The graphs above are several weeks old, but I held onto the image because it presents a compelling indictment of mortgage lenders.
I just wish there were a third graph that charts mortgage rates over the years.
With interest rates at low and then historically low levels starting in 2009, it stands to reason that the line representing purchase loans would turn up along with an increase in home buying activity. Only because lenders imposed onerous standards on borrowers did that fail to happen.
To be sure, one explanation for the all-cash trend has been the choice that certain buyers could make.
They would include self-employed individuals with, by definition, uncertain future income even though they have accumulated substantial savings. Others may have been buyers who were making progress too slowly for lenders to clean up a poor credit history.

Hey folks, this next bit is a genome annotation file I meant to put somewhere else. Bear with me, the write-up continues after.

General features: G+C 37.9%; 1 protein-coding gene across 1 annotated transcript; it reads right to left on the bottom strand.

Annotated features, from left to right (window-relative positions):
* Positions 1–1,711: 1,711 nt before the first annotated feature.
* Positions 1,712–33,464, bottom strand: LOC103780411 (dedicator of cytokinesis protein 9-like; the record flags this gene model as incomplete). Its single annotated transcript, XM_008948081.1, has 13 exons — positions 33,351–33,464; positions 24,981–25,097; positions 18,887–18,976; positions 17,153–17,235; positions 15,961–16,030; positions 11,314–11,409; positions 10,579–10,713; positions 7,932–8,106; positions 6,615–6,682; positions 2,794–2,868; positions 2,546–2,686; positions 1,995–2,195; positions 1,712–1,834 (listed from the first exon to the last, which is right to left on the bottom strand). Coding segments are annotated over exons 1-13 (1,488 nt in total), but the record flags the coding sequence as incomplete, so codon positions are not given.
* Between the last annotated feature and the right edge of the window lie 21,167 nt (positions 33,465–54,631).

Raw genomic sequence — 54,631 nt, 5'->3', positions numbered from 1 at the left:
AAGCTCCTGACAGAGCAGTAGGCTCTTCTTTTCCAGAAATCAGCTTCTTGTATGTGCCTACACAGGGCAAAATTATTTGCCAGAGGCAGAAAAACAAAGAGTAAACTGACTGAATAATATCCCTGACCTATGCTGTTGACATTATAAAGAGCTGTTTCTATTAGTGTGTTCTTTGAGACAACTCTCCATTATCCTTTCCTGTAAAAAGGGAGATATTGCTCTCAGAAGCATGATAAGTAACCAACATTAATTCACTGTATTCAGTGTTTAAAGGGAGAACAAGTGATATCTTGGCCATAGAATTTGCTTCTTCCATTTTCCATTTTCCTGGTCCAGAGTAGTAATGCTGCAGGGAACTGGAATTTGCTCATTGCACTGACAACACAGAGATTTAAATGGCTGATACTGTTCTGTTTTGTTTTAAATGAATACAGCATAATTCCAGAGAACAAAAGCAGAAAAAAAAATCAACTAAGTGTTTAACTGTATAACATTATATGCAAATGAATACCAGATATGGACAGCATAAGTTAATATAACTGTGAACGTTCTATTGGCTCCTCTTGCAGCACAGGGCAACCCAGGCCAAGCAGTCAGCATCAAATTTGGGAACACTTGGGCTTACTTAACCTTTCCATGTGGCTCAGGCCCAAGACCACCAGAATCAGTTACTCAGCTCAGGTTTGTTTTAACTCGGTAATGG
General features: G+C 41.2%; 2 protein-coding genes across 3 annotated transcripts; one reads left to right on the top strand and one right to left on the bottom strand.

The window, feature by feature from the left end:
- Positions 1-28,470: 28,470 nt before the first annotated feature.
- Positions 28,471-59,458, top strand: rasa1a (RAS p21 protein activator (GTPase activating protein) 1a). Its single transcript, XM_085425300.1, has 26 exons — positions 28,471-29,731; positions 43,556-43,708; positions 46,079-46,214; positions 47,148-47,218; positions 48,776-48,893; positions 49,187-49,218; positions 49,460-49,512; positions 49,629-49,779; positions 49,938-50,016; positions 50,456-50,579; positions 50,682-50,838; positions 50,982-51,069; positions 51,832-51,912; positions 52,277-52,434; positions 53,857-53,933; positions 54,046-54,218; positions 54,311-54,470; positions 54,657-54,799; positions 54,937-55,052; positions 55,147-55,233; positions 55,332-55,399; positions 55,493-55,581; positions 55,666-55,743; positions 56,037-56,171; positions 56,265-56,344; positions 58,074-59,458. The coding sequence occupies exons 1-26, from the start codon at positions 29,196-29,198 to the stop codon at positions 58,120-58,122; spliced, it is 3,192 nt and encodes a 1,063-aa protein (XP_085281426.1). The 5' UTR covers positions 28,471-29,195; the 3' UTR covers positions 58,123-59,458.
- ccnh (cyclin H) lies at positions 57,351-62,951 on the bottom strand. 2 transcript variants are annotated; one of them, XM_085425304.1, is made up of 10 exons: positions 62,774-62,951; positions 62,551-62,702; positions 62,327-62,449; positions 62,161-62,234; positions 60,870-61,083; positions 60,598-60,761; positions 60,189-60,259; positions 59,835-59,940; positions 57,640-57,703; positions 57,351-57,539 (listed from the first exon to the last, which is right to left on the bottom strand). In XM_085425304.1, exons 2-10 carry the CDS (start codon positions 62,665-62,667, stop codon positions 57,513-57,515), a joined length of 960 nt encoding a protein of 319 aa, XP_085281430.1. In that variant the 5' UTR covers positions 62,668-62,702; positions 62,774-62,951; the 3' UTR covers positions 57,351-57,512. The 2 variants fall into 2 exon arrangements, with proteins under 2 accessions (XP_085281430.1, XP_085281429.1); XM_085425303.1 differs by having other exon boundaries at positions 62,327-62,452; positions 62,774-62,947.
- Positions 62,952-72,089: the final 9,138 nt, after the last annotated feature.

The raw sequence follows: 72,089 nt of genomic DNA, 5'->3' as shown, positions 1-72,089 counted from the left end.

A third category of potential borrowers whose loan applications would have been denied include those associated with buildings that didn’t meet (unnecessarily) tightened standards.
Those standards for condos have covered maximum percentage ownership by a single owner (almost invariably the developer), minimum percentage of sold apartments and, for many co-ops and condos, building finances or compliance with city regulations. I know of one loan blocked because a Manhattan building had decades ago received a certificate of occupancy that specified one more elevator than has existed for many, many years.
Fourth, minimum downpayment requirements favor homebuyers of perhaps more means than those with impressive savings for their income level, excellent credit and virtually no chance of defaulting on their loan.
The charts basically demonstrate a shift from less well-off buyers and potential buyers to much more affluent ones.
Although I am among the legion who fear another housing bubble, I’m hard-pressed to acknowledge that the change has been entirely to the good.
Tomorrow: Everyone is a critic
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